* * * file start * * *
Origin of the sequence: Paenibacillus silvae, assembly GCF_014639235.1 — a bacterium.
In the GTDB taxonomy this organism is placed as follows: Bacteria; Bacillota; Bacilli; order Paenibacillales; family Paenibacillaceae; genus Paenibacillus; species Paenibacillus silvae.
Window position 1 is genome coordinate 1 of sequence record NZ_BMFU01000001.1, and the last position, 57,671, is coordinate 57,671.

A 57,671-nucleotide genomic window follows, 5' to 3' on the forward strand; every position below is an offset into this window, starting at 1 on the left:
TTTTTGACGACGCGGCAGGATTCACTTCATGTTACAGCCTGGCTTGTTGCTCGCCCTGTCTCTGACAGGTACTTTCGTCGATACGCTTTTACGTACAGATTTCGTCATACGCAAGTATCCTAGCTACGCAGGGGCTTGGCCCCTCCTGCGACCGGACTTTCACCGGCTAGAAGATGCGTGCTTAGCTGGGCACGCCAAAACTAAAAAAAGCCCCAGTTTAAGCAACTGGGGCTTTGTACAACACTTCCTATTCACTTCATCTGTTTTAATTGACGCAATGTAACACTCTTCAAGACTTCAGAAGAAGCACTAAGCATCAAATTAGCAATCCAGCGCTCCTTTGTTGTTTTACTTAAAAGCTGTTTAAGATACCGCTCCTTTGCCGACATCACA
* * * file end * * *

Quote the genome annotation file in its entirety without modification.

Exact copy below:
Origin of the sequence: Paenibacillus silvae, assembly GCF_014639235.1 — a bacterium.
In the GTDB taxonomy this organism is placed as follows: Bacteria; Bacillota; Bacilli; order Paenibacillales; family Paenibacillaceae; genus Paenibacillus; species Paenibacillus silvae.
Window position 1 is genome coordinate 1 of sequence record NZ_BMFU01000001.1, and the last position, 57,671, is coordinate 57,671.

A 57,671-nucleotide genomic window follows, 5' to 3' on the forward strand; every position below is an offset into this window, starting at 1 on the left:
TTTTTGACGACGCGGCAGGATTCACTTCATGTTACAGCCTGGCTTGTTGCTCGCCCTGTCTCTGACAGGTACTTTCGTCGATACGCTTTTACGTACAGATTTCGTCATACGCAAGTATCCTAGCTACGCAGGGGCTTGGCCCCTCCTGCGACCGGACTTTCACCGGCTAGAAGATGCGTGCTTAGCTGGGCACGCCAAAACTAAAAAAAGCCCCAGTTTAAGCAACTGGGGCTTTGTACAACACTTCCTATTCACTTCATCTGTTTTAATTGACGCAATGTAACACTCTTCAAGACTTCAGAAGAAGCACTAAGCATCAAATTAGCAATCCAGCGCTCCTTTGTTGTTTTACTTAAAAGCTGTTTAAGATACCGCTCCTTTGCCGACATCACA